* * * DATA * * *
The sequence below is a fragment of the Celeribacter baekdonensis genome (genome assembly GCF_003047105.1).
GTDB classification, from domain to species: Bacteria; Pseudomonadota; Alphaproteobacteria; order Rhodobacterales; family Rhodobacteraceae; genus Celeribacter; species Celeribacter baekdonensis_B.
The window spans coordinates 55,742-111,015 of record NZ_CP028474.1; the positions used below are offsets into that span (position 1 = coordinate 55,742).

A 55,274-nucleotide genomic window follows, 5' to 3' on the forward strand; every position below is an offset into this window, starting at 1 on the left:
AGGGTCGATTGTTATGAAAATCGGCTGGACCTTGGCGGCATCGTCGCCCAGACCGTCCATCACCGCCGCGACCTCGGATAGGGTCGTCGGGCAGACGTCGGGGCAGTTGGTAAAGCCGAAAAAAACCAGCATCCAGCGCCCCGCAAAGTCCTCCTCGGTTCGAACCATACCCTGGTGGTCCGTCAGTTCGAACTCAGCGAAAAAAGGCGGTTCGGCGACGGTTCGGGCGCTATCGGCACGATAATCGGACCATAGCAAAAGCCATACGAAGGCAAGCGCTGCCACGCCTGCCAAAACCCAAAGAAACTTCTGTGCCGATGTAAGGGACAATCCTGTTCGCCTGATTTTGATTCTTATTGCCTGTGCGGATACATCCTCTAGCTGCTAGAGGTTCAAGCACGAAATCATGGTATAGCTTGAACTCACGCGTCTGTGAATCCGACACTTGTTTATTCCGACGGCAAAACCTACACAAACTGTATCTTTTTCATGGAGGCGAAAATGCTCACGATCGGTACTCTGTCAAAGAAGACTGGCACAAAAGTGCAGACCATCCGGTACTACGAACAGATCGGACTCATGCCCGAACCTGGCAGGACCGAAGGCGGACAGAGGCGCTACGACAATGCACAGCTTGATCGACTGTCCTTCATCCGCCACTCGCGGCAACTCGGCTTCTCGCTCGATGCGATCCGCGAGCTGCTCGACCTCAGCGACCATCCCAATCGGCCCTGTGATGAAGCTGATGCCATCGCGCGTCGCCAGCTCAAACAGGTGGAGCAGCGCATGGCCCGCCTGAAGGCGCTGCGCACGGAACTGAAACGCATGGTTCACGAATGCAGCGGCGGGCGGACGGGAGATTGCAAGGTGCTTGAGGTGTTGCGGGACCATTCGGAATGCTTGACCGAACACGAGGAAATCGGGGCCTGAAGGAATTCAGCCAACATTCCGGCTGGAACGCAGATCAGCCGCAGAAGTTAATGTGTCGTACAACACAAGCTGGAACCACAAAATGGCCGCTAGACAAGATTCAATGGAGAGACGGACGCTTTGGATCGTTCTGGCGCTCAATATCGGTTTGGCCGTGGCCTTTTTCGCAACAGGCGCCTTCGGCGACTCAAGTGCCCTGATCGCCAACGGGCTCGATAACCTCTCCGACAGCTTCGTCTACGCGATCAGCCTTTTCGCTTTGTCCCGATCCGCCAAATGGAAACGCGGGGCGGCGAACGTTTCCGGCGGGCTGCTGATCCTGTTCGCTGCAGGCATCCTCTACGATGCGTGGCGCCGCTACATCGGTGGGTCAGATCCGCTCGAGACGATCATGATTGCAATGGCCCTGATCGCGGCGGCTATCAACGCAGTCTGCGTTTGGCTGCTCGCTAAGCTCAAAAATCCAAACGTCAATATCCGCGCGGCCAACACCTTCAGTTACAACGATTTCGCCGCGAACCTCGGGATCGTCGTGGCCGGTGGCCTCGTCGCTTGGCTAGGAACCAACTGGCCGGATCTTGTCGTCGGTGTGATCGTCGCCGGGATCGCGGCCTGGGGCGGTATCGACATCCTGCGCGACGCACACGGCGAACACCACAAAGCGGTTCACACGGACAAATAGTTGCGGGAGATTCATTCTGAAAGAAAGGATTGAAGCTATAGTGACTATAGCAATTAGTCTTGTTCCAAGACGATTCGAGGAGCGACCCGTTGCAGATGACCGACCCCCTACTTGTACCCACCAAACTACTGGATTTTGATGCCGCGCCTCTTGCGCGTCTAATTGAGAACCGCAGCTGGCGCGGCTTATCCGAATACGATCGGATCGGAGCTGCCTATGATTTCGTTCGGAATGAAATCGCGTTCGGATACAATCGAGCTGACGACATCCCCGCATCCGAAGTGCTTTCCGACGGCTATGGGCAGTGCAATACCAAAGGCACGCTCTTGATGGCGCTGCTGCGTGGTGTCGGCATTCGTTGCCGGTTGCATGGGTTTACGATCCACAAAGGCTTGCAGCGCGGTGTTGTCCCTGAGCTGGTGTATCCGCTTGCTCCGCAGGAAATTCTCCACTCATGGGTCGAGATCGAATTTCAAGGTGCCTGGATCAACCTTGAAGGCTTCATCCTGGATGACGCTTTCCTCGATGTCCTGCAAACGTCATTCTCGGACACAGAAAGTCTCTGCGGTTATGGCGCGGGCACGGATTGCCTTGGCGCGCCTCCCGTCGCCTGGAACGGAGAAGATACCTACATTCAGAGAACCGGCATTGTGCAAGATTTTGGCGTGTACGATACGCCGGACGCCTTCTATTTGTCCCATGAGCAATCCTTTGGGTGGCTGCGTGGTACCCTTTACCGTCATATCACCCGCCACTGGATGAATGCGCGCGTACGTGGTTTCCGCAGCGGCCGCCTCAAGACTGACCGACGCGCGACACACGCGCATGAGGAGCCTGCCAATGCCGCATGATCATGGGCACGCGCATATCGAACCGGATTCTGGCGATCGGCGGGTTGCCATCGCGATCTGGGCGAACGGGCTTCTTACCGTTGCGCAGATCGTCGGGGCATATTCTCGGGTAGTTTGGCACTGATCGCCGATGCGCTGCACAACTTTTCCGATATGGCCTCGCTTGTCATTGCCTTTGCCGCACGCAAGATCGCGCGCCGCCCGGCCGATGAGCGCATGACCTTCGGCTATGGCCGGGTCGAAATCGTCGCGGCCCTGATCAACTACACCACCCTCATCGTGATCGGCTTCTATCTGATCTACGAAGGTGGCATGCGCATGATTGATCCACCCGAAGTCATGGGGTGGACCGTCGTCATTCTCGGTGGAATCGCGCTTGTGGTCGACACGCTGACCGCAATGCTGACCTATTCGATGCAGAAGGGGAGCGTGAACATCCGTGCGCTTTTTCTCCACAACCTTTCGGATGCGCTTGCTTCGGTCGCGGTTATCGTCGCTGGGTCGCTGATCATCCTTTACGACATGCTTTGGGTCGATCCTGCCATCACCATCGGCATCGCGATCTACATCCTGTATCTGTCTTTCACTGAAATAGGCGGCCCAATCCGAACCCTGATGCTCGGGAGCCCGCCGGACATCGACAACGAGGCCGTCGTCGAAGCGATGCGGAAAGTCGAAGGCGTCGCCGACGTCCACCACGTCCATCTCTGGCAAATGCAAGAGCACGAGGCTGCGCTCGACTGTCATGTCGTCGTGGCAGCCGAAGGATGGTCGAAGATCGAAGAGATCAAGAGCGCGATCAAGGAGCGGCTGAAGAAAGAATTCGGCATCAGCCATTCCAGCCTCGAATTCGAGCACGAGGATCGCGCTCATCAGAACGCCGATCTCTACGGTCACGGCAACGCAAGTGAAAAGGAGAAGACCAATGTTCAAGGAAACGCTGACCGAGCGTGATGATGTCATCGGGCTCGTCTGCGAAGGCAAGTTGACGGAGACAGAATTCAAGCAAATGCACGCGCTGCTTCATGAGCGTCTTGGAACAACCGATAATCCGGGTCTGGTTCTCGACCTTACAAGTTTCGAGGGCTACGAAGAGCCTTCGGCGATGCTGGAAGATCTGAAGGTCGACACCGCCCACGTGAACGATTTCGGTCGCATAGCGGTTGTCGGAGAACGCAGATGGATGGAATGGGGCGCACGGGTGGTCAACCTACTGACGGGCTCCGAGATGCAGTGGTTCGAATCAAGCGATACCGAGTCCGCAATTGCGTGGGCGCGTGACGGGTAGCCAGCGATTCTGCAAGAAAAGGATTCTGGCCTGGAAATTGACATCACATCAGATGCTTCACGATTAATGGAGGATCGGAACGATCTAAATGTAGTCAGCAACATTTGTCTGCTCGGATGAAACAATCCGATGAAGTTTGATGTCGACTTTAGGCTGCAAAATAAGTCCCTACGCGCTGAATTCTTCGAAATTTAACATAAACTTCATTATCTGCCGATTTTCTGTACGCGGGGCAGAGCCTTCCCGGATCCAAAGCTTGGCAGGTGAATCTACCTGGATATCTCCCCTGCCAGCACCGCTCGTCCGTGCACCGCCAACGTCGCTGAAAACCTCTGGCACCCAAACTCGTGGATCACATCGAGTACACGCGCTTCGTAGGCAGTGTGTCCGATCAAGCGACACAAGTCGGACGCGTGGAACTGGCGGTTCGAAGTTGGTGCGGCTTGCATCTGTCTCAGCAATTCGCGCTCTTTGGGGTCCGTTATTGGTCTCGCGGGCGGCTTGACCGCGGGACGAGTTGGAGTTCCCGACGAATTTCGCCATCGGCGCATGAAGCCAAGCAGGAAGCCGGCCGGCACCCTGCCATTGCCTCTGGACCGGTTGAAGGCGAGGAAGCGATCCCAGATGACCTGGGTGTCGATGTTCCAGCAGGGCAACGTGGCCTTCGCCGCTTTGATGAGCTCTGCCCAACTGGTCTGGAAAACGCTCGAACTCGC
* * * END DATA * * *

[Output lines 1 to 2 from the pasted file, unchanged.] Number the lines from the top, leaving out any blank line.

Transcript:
The sequence below is a fragment of the Celeribacter baekdonensis genome (genome assembly GCF_003047105.1).
GTDB classification, from domain to species: Bacteria; Pseudomonadota; Alphaproteobacteria; order Rhodobacterales; family Rhodobacteraceae; genus Celeribacter; species Celeribacter baekdonensis_B.